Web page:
Outside Minecraft or Rust, world building has not been at all successful as a live service experience. One could argue the appeal of Minecraft is because of its versatility, its ability to be anything it wants to be for the player. It is the ultimate expression in personalisation. This is very difficult to replicate with the universe of an established IP or franchise.

Fortnite, on the other hand, is a huge success because it is one of the best dopamine hit shooters on the market. To the credit of Epic Games, Fortnite has broken down all the core elements that makes an arena shooter entertaining and perfected it. The recent $1.5 billion equity state in Epic Games by Disney is testament to that fact.

Both Minecraft and Fortnite are at the top of the GAAS game because they constantly reinvent themselves, are simple to grasp, and have perfected cosmetic microtransactions. Other successful GAAS include CS:GO, War Thunder, Dota and the League of Legends which are all veterans of the live service market, making it difficult for those gamers to abandon these titles for newer ones any time soon. If they do “move on” to a new GAAS title, evidence is mounting up that players get want they want from it in a short space of time, then go back to their tried and tested favourite game that they already invested hundreds of hours in.

So, if you want to choose a volatile market, personally I cannot think of one more volatile than a new GAAS project.

The most important question for this new Harry Potter live service game is what sort of game will it be? Personally, I cannot see it being a dopamine hit arena shooter, nor can I see it being a purely sandbox experience. Narrative driven GAAS games like Destiny soon drop any pretence in telling an expanding story (because it will cost an absolute fortune in development cycles) and instead focus on becoming another arena shooter. News that Destiny 2 will sell Ghostbusters tie-in DLC pretty much flies in the face it wants to expand its own unique universe.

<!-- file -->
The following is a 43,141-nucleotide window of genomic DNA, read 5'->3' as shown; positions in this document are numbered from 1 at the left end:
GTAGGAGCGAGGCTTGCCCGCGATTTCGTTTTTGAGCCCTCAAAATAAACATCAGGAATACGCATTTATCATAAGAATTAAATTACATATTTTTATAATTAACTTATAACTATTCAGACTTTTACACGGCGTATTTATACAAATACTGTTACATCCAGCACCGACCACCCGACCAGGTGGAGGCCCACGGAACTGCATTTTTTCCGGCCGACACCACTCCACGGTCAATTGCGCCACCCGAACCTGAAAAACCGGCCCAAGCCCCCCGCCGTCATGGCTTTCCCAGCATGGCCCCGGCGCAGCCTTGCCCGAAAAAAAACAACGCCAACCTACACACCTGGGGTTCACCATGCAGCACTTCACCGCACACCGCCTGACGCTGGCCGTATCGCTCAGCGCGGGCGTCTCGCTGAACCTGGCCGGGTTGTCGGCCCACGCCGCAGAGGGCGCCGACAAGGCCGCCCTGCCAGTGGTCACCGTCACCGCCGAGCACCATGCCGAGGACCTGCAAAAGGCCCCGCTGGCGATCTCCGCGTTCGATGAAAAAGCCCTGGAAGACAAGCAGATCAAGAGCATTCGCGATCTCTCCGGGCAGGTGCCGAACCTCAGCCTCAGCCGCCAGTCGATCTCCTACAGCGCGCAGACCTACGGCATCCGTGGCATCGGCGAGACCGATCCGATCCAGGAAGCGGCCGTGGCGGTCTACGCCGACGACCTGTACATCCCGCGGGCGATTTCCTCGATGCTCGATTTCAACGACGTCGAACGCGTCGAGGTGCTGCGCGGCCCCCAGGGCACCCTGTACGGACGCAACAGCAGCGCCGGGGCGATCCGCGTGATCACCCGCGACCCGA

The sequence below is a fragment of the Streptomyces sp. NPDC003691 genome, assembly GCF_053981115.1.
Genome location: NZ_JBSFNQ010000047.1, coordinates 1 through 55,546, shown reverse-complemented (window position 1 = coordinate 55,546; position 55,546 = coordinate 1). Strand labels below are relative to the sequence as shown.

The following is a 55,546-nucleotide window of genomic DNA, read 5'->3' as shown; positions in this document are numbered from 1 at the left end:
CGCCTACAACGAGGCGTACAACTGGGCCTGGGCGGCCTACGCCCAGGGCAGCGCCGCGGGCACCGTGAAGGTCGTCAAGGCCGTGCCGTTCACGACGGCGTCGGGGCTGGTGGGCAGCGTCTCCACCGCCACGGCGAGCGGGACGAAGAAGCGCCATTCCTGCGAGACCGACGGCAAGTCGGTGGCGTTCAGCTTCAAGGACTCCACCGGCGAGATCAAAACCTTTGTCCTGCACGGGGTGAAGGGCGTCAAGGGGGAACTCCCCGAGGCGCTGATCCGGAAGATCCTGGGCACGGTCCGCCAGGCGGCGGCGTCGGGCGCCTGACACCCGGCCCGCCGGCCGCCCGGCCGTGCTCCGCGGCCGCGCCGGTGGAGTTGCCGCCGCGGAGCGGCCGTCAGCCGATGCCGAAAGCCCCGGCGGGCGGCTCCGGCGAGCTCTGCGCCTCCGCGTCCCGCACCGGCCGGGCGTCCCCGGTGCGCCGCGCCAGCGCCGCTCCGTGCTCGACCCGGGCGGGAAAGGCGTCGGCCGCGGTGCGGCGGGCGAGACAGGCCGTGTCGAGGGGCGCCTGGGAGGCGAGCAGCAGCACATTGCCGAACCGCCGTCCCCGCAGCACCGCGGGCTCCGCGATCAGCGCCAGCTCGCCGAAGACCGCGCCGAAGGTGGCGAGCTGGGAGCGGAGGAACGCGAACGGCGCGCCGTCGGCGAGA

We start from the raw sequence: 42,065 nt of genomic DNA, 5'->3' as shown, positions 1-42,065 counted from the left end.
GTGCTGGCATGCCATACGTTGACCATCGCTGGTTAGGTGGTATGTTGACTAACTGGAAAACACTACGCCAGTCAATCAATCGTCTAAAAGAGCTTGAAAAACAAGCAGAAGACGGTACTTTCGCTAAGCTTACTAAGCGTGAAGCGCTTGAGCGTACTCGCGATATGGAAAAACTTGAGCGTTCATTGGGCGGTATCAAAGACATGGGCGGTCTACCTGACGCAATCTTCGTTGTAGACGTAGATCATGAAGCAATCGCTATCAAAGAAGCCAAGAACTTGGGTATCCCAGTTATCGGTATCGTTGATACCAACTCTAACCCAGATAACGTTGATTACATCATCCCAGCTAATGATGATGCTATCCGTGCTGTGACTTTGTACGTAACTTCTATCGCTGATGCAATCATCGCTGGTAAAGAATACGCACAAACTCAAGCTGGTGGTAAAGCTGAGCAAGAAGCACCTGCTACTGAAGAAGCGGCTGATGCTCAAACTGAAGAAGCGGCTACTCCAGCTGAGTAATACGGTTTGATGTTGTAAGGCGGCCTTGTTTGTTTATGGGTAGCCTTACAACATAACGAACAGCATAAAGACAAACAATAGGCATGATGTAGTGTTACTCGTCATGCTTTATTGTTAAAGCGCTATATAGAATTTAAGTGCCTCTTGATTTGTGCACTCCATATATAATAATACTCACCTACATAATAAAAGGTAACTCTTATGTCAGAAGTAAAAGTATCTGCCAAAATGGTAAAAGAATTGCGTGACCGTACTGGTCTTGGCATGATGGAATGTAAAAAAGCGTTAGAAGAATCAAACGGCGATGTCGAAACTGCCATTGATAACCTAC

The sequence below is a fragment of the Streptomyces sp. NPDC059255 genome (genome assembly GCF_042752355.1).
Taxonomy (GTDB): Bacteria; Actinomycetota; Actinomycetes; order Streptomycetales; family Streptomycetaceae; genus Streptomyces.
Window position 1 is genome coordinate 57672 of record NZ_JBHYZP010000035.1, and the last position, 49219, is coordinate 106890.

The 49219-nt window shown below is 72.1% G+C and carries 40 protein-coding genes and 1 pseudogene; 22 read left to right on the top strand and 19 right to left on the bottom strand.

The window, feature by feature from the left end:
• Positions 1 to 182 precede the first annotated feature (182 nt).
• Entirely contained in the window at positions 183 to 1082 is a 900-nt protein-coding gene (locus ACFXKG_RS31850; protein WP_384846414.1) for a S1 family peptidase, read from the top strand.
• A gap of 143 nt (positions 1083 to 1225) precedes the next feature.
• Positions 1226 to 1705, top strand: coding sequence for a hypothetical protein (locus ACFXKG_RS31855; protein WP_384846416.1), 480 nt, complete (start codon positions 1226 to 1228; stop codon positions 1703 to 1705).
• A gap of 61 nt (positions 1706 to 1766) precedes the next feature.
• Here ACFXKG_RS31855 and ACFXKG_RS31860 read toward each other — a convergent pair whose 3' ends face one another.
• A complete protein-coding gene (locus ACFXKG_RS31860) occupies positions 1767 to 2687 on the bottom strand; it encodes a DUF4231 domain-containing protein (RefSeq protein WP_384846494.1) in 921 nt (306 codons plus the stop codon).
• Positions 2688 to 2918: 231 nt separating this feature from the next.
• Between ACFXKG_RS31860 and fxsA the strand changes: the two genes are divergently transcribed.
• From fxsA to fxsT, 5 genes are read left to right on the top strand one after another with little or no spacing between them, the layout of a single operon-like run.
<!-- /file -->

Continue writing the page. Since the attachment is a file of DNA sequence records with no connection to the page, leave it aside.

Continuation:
The issue for me is that the Potter universe should be built around a good narrative, but stay true to its origins. This is why Hogwarts Legacy was such a huge hit. Hogwarts engaged with its player base due to its successful aptness in feeling both authentic but not constrained to the Potter books. GAAS games, by contrast, are designed for rapid repeated replay for instant gratification. Long-term retention is attained by continually added content, while at the same time designed to entice the repeated spending via serviceable microtransactions.